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Innovation Architecture News + Insights

strxur.com
POSTED 12.01.2017
Even if you’re not familiar with their name, you probably know their work. ROSSETTI, located in Detroit, Michigan has designed and renovated some of the highest profile stadiums and arenas across the world: the design and upgrade of Arthur Ashe Stadium in Queens, New York, home of the US Open; a $400 million redesign of Daytona International Speedway in Daytona Beach, Florida; or even Baku Olympic Stadium in Azerbaijan and the Tele2 Arena in Stockholm, Sweden, which won Stadium of the Year Award by Stadium Business in 2014.
POSTED 10.31.2017
In the age of social media, 140 characters can say a lot. A week after ROSSETTI's unveiling of The Inverted Bowl - a new arena concept, the tweets and retweets are rolling in from sports fans, architecture devotees, and franchise owners alike. Even Dan Gilbert, owner of the Cleveland Cavaliers, is spreading the synergy. 
Architectural Record
POSTED 10.07.2016
Buildings are generally designed to be permanent, immutable structures, but this is not always the case. Case in point: Arthur Ashe Stadium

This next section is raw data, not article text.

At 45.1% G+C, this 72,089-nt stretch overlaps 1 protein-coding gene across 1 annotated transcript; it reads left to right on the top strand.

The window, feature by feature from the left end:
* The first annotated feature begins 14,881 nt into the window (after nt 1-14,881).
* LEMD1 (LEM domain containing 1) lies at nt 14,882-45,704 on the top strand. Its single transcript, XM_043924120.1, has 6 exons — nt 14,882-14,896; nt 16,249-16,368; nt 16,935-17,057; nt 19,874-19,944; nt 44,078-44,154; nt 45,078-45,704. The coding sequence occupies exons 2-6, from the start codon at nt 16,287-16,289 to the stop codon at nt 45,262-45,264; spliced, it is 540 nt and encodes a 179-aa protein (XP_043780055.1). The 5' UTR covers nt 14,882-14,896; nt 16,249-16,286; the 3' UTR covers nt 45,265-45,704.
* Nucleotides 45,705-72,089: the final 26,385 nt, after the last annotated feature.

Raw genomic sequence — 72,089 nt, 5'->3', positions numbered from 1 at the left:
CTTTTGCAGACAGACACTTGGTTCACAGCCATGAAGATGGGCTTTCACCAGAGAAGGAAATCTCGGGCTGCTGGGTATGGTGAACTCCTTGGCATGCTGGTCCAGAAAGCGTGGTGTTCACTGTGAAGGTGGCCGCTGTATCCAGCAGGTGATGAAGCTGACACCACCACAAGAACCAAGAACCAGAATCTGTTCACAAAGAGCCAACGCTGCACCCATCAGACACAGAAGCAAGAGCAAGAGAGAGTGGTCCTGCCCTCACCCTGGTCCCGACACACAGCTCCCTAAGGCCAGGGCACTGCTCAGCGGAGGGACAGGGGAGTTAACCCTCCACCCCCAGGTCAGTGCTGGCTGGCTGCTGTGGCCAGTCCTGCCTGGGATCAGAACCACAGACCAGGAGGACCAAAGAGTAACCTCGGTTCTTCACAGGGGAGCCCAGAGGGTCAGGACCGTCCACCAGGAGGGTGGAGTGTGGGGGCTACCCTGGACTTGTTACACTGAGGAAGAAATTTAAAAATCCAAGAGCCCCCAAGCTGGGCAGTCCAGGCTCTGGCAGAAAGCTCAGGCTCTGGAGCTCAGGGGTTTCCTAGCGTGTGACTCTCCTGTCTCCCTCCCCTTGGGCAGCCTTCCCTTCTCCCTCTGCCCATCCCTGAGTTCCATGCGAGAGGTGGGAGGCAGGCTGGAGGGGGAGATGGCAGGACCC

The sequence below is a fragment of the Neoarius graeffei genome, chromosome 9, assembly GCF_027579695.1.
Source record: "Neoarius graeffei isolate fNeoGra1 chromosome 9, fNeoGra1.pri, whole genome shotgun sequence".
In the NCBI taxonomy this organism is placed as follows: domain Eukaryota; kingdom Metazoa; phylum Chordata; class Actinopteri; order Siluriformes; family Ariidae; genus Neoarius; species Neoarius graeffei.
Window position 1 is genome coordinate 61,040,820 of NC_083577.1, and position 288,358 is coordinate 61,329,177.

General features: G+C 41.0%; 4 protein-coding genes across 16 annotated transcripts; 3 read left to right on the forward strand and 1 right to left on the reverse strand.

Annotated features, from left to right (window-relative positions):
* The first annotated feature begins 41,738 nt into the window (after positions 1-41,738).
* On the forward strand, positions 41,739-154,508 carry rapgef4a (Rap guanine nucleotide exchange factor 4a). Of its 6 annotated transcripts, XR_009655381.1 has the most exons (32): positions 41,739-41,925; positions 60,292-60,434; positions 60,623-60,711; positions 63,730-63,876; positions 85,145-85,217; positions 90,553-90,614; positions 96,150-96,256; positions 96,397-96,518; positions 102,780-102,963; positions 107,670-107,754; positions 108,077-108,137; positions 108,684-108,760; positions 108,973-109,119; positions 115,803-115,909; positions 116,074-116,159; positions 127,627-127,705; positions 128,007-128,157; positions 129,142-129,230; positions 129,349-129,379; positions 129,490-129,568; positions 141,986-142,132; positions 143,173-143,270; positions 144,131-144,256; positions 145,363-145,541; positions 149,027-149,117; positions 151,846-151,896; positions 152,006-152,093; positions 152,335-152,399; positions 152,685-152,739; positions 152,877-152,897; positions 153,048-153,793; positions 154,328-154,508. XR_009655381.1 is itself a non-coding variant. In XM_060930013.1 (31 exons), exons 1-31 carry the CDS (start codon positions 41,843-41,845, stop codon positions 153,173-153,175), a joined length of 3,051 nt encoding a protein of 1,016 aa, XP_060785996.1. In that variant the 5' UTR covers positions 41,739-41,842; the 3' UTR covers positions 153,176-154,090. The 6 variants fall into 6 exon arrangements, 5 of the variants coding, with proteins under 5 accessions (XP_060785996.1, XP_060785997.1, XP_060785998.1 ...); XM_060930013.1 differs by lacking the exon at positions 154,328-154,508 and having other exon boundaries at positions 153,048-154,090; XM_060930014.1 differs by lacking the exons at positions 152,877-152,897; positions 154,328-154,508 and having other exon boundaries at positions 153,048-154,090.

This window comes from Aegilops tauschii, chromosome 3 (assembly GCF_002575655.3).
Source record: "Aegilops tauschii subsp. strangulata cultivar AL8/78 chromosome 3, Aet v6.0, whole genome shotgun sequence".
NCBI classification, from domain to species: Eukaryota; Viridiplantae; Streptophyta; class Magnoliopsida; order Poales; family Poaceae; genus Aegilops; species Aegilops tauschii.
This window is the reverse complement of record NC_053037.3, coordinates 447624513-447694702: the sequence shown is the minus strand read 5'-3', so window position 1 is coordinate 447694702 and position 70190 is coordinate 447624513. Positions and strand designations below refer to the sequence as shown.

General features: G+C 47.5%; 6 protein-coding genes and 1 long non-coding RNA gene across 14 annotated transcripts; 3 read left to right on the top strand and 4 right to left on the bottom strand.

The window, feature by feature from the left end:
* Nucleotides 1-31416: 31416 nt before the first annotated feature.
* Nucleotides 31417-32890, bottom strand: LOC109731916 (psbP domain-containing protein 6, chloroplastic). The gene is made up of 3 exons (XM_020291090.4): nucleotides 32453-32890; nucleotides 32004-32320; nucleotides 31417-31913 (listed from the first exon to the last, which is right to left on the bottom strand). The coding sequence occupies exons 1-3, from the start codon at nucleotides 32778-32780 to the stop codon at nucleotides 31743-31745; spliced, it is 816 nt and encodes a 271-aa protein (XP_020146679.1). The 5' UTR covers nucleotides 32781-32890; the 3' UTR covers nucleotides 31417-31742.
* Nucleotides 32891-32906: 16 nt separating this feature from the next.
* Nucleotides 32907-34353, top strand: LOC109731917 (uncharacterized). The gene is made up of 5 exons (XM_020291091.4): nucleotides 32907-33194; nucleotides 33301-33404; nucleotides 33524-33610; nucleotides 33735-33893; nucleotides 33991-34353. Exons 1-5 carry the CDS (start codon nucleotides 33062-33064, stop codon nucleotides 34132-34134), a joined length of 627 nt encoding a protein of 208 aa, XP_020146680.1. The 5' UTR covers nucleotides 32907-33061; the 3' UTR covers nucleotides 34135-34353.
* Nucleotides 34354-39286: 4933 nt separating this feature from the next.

Detroit News
POSTED 09.08.2016
Firm president Matt Rossetti and Jon Disbrow, principal and lead designer on the project, talk about the challenges of designing and building the retractable roof at the Arthur Ashe Tennis Stadium in Flushing, New York.
Architizer
POSTED 09.01.2016
The preeminent tennis tournament in America, the U.S. Open is back in full swing in Queens, New York, as of this week and continues into early September. Traditionally, the tail end of summer is a spectacular and dry period in the region, but in the last several years, the Open suffered delayed and even suspended key matches due to inclement weather. (Think back to 2008 when rain shut down the men’s semifinals with Andy Murray and Rafael Nadal.) So this year, the U.S. Tennis Association is armed and ready.